Fundamental Teachings of Buddhism: Right Thought

As we move along in our eight week series of the Noble Eightfold Path, it’s time to examine the Fundamental Teaching of Buddhism: Right Thought. 

Thinking is the speech of our mind. 

Right thought makes our speech clear and beneficial. But then, as we are reminded of how each of the parts of the Noble Eightfold Path is interconnected with the other, if right thinking is solid, our right view will improve.

And then falling from that, because thinking often leads to action, Right Thinking is needed to take us down the path of Right Action. 

Practicing Right Thinking isn’t easy because our mind is often thinking about one thing while our body is doing another.

Our bodies and our minds are not always unified.

One surefire way to connect the two is through conscious breathing. When we stop to take a deep breath and actually follow our breath to the bottom and then to the top, it is a near perfect way to unify our body with our mind. It’s almost impossible to be lost in thought when we are consciously aware of our breathing.

When we concentrate on our breathing, we bring body and mind back together and become whole again. 

Mindful breathing helps us stop being preoccupied by the sorrows of the past and anxieties about the future. It helps us be in touch with life in the present moment.

Much of our thinking is completely unnecessary. 

When we practice mindfulness, we begin to hear the thoughts in our mind and notice whether our thinking is useful or not.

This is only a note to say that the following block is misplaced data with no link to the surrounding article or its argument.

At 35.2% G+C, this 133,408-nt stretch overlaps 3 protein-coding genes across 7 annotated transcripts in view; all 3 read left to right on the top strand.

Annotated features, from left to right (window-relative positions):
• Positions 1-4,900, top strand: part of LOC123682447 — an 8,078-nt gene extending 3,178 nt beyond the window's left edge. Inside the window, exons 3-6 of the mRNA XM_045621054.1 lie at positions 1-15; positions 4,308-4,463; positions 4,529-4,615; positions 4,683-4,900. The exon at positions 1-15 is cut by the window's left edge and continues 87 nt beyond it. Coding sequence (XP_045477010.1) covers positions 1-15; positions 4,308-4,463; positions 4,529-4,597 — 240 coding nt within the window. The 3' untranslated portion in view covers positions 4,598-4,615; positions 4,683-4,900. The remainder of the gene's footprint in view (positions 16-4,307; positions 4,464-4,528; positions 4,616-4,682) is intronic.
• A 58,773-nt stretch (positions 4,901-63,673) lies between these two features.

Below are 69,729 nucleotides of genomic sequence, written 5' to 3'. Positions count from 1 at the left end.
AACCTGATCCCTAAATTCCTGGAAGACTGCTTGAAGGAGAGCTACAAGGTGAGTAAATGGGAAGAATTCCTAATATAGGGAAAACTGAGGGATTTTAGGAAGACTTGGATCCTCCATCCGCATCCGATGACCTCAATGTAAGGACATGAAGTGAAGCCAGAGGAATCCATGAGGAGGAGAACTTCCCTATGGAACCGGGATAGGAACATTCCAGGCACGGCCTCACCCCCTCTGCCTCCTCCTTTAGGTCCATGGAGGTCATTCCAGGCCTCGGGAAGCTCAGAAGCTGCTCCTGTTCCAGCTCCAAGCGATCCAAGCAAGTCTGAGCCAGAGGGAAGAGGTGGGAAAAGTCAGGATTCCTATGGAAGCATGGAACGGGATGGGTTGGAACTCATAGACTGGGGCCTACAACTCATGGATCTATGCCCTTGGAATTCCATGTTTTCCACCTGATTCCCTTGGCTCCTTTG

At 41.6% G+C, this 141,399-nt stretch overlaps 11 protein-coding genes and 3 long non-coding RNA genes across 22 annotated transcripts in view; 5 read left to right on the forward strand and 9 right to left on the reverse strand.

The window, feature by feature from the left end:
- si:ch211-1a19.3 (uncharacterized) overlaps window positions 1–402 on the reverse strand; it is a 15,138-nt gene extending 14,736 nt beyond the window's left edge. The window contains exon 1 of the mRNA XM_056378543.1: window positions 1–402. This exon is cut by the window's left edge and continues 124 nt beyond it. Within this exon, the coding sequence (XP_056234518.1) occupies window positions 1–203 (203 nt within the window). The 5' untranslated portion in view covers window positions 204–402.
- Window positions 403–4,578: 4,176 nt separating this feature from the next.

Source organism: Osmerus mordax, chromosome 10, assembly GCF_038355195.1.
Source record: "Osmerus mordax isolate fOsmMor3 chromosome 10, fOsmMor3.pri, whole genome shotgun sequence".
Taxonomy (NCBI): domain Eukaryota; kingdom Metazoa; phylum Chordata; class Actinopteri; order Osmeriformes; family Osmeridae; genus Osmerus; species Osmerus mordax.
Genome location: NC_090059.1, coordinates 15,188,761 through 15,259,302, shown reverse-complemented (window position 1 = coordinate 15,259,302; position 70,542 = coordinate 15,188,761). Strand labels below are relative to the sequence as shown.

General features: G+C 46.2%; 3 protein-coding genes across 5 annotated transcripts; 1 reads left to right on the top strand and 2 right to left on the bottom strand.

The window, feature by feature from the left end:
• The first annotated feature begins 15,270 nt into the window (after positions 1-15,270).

Thinking has two parts: the initial thought and the developing thought. 

Here are four practical practices of Right Thinking:

1. Ask “Are You Sure?”

If there’s a rope in your path and you perceive it as a snake, fear-based thinking follows. The more erroneous your perception, the incorrect your thinking will be. 

Suggestion: Write Are you sure? On a large piece of paper and hang it where you will see it often.

Throughout each day, ask yourself this question again and again. Wrong perceptions cause incorrect thinking and unnecessary suffering. 

2. Ask “What am I doing?”

Ask yourself this question just to help yourself just BE. It helps you overcome the habit of wanting to do things quickly. When you ask yourself the question, reflect on the question. 

If our thoughts carry you away, we need mindfulness to intervene.  

3. Say “Hello, Habit Energy!”

Oftentimes even without thinking about it, we stick to our habits, even the ones that make us suffer. Our way of acting depends on our way of thinking and our way of thinking depends on our habit energies. 

When we recognize this, we can say “hello, habit energy” and make good friends with our habitual patterns of thinking and acting. 

Once we accept these engrained thoughts and not feel guilty about them, they lose their power over us. Right thinking leads to right Action. 

4. Bodhichitta – Or “Mind of Love”

Coming at your life with a mind of love is the deep wish to cultivate understanding in ourselves in order to bring happiness to many beings. 

This is the motivating practice and force for mindful living.